US & Guyana Unveil Joint Military Patrols on Oil-Rich Venezuela Border

Paul Dobson
https://venezuelanalysis.com/files/styles/full_content/public/images/%5Bsite-date-yyyy%5D/%5Bsite-date-mm%5D/pompeo-guyana-e1600633805608.jpg?itok=dgK7A2jHUS Secretary of State Mike Pompeo announces the patrols alongside Guyana’s newly installed conservative president, Irfaan Ali. (Resumen Latinoamericano)

The US and Guyanese governments have announced that they are to begin joint military patrols on the disputed Venezuela-Guyana border.

The decision comes amid increased oil exploration in the territorial waters of the Essequibo strip by US multinational Exxon Mobil, which is looking to exploit the estimated 15 billion barrels of oil recently discovered there.

Venezuela claims that the strip, including the offshore Stabroek bloc where the majority of the reserves were found, historically forms part of its territory and was taken away by an illicit arbitration tribunal in 1899. In 1966, both sides agreed to nullify the 1899 ruling and work towards a mediated solution, with the case currently sitting with the International Court of Justice. Caracas has repeatedly pointed out that Georgetown’s awarding of oil exploration contracts violates the 1966 Agreement.

According to US Secretary of State Mike Pompeo, who wrapped up a whirlwind three-day tour of Venezuela’s neighbours over the weekend, the joint maritime patrols will be aimed at “drug interdiction” and providing “greater security” for Guyana.

While the scope, nature and makeup of the patrols is yet to be released, it is expected that they will work alongside US naval warships controversially deployed to the Caribbean in April in alleged “anti-narcotics” operations targeting Venezuela.

Apart from Guyana, Pompeo also visited Surinam, Brazil and Colombia between Thursday and Saturday as part of efforts to increase pressure against Venezuela.

In each country, the former CIA director took aim at Venezuelan President Nicolas Maduro, repeatedly describing him as a “narcotics trafficker.” Upon returning to the United States, Pompeo announced that Washington would sanction Maduro, whom he described as Venezuela’s “former president,” but offered no further details.

“Maduro has to go,” Pompeo explained from Guyana. “We know that the Maduro regime has decimated the people of Venezuela and that Maduro himself is an indicted narcotics trafficker. That means he has to leave,” he went on to say. Venezuela has dismissed the US Justice Department “narco-terrorism” charges, while critics have pointed towards US agency data showing most drugs arrive in the US from Colombia through Pacific and Central America routes.

From the Brazilian border city of Boa Vista, the US politician struck a similar tone, promising the “fall of the Maduro regime,” while Brazilian Foreign Minister Ernesto Araujo likewise vowed that the Venezuela government will “disappear.”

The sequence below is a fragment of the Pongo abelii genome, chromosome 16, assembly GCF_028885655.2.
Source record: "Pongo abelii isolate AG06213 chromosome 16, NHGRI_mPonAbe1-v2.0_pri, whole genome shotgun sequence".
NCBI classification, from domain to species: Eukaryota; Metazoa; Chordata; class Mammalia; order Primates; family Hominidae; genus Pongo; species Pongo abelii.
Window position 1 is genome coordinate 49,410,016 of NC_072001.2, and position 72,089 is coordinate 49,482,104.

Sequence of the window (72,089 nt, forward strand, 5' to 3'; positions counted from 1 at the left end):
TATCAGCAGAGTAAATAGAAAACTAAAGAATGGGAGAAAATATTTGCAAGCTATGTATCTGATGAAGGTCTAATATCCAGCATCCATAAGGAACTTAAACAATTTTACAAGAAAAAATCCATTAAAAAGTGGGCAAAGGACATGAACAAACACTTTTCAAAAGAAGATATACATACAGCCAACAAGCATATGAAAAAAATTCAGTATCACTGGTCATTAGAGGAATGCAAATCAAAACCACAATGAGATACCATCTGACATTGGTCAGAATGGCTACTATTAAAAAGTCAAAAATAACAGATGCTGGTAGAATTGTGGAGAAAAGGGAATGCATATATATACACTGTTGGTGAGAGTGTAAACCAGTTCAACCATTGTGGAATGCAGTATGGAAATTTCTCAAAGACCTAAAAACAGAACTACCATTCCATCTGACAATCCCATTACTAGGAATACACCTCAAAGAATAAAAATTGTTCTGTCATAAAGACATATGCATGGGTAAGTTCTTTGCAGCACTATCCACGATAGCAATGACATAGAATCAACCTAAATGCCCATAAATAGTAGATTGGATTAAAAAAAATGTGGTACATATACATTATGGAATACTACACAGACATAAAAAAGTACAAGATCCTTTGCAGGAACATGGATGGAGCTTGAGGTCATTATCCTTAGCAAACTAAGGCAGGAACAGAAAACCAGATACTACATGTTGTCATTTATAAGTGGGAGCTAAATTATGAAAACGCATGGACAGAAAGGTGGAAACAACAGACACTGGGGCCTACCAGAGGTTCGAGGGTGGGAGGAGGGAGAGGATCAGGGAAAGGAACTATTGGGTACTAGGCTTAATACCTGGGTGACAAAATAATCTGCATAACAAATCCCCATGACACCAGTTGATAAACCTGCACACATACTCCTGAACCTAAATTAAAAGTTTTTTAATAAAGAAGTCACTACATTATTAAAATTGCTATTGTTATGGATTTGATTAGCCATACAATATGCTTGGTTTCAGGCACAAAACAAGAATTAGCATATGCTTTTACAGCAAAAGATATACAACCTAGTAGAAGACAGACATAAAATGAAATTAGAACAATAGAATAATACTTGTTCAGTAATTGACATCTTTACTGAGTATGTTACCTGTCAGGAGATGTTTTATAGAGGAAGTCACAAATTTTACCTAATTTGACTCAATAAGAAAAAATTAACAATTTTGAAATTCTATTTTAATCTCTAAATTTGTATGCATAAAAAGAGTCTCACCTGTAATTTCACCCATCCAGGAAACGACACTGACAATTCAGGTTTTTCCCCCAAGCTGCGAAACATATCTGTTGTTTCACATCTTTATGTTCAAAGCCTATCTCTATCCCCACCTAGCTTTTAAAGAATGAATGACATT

While in Brazil, Pompeo pledged another US $348 million to help the region deal with the Venezuelan migrant population, including $30 million for Brasilia.

Relations between Brazil and Venezuela have continued to worsen in recent weeks, with Brazil’s far-right president, Jair Bolsonaro declaring Venezuela’s diplomatic corps personae non gratae two weeks ago and suspending their visas and travel permits on Friday.

Pompeo’s last stop was Colombia, where he praised Colombian President Ivan Duque for his “support” for Venezuela’s opposition frontman Juan Guaido, as well for what Pompeo described as “the democratic transition for a sovereign Venezuela free of the malign influence of Cuba, Russia and Iran.” For his part, Duque promised to back a “new chapter in [US-Colombia] bilateral relations.”

Pompeo’s visit to Bogota coincided with joint “anti-narcotics” military exercises between the two countries. The ‘Poseidon’ exercises, which were held between Friday and Monday, were concentrated in the northern Sucre department of the Latin American nation, a short distance from the United States’ Naval Base in Cartagena City. The visit also came amid the on-going scandal caused by the unauthorised arrival of US elite Security Force Assistance Brigade (SFAB) troops in August.

Venezuelan authorities were quick to blast Pompeo’s comments and his presence in Latin America.

“Mike Pompeo is calling for war against Venezuela, but he has failed,” the Venezuelan president said in a state television address on Friday. “Not even a thousand Mike Pompeos will bring war to South America,” he added. For his part, Venezuela’s Foreign Minister Jorge Arreaza also accused Pompeo of carrying an “obsession to make the people of Brazil and Venezuela enemies.”

Pompeo’s tour was also met with grassroots opposition, with a host of parties, movements and politicians rejecting his presence. Speaking on behalf of the Workers’ Party of Brazil, former president Lula da Silva claimed that Pompeo was looking to “provoke Venezuela.” “Whether we like him or not, Venezuela has an elected president. The United States needs to drop this habit of wanting to be the world’s sheriff,” he told press on Friday.

Criticism also arrived from outside Latin America, with China firmly rejecting the US secretary of state’s attacks against Beijing’s investment plans in the region.

“We advise Mr. Pompeo to respect facts and truth, abandon arrogance and prejudice, and stop smearing and spreading rumours about China,” a Beijing foreign ministry statement read.